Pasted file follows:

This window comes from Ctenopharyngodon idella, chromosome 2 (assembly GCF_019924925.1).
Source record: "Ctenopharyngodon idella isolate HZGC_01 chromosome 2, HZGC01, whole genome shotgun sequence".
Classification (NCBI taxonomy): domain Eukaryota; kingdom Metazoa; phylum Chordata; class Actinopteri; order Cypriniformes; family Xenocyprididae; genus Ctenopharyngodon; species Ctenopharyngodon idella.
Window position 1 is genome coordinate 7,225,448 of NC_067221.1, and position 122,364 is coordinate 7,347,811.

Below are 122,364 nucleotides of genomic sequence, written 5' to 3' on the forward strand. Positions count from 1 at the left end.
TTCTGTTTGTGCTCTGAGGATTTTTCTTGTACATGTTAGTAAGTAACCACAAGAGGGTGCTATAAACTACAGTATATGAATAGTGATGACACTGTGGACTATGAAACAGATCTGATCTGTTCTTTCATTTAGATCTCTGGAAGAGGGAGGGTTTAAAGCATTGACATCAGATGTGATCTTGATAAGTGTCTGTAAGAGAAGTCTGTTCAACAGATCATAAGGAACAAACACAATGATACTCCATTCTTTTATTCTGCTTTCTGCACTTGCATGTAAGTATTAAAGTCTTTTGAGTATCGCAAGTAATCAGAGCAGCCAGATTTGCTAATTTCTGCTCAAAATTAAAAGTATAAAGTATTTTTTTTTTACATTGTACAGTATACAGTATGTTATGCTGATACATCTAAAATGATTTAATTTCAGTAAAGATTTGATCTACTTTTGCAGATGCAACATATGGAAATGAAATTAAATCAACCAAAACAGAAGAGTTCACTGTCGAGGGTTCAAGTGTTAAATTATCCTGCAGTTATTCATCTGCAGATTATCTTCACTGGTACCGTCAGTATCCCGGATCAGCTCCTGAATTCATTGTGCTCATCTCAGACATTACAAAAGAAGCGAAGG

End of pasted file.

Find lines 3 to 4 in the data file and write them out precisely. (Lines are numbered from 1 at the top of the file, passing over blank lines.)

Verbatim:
Classification (NCBI taxonomy): domain Eukaryota; kingdom Metazoa; phylum Chordata; class Actinopteri; order Cypriniformes; family Xenocyprididae; genus Ctenopharyngodon; species Ctenopharyngodon idella.
Window position 1 is genome coordinate 7,225,448 of NC_067221.1, and position 122,364 is coordinate 7,347,811.